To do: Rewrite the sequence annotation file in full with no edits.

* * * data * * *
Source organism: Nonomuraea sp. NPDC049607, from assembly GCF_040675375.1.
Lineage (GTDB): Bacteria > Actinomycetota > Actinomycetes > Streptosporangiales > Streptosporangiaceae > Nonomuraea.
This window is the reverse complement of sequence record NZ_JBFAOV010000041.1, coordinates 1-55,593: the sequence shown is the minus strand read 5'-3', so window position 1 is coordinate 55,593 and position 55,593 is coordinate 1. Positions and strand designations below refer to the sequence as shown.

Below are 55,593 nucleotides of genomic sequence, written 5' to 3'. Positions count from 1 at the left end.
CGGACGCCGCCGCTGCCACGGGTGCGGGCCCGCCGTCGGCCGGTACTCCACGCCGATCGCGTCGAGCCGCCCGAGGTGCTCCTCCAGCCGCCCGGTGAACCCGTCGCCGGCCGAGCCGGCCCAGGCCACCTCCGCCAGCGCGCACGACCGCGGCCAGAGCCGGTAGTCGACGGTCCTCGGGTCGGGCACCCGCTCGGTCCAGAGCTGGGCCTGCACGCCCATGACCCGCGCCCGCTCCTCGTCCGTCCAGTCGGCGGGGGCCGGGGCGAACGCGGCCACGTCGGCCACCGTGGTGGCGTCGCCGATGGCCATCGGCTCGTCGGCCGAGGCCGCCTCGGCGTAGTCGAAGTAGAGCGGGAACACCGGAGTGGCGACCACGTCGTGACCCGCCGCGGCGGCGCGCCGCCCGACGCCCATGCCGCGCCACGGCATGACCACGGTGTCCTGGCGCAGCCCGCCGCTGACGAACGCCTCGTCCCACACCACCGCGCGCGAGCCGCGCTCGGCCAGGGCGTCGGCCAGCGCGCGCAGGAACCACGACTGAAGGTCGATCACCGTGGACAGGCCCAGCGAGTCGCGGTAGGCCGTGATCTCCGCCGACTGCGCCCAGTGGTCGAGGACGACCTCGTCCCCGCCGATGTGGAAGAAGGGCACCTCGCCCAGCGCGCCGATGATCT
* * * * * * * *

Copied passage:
Source organism: Nonomuraea sp. NPDC049607, from assembly GCF_040675375.1.
Lineage (GTDB): Bacteria > Actinomycetota > Actinomycetes > Streptosporangiales > Streptosporangiaceae > Nonomuraea.
This window is the reverse complement of sequence record NZ_JBFAOV010000041.1, coordinates 1-55,593: the sequence shown is the minus strand read 5'-3', so window position 1 is coordinate 55,593 and position 55,593 is coordinate 1. Positions and strand designations below refer to the sequence as shown.

Below are 55,593 nucleotides of genomic sequence, written 5' to 3'. Positions count from 1 at the left end.
CGGACGCCGCCGCTGCCACGGGTGCGGGCCCGCCGTCGGCCGGTACTCCACGCCGATCGCGTCGAGCCGCCCGAGGTGCTCCTCCAGCCGCCCGGTGAACCCGTCGCCGGCCGAGCCGGCCCAGGCCACCTCCGCCAGCGCGCACGACCGCGGCCAGAGCCGGTAGTCGACGGTCCTCGGGTCGGGCACCCGCTCGGTCCAGAGCTGGGCCTGCACGCCCATGACCCGCGCCCGCTCCTCGTCCGTCCAGTCGGCGGGGGCCGGGGCGAACGCGGCCACGTCGGCCACCGTGGTGGCGTCGCCGATGGCCATCGGCTCGTCGGCCGAGGCCGCCTCGGCGTAGTCGAAGTAGAGCGGGAACACCGGAGTGGCGACCACGTCGTGACCCGCCGCGGCGGCGCGCCGCCCGACGCCCATGCCGCGCCACGGCATGACCACGGTGTCCTGGCGCAGCCCGCCGCTGACGAACGCCTCGTCCCACACCACCGCGCGCGAGCCGCGCTCGGCCAGGGCGTCGGCCAGCGCGCGCAGGAACCACGACTGAAGGTCGATCACCGTGGACAGGCCCAGCGAGTCGCGGTAGGCCGTGATCTCCGCCGACTGCGCCCAGTGGTCGAGGACGACCTCGTCCCCGCCGATGTGGAAGAAGGGCACCTCGCCCAGCGCGCCGATGATCT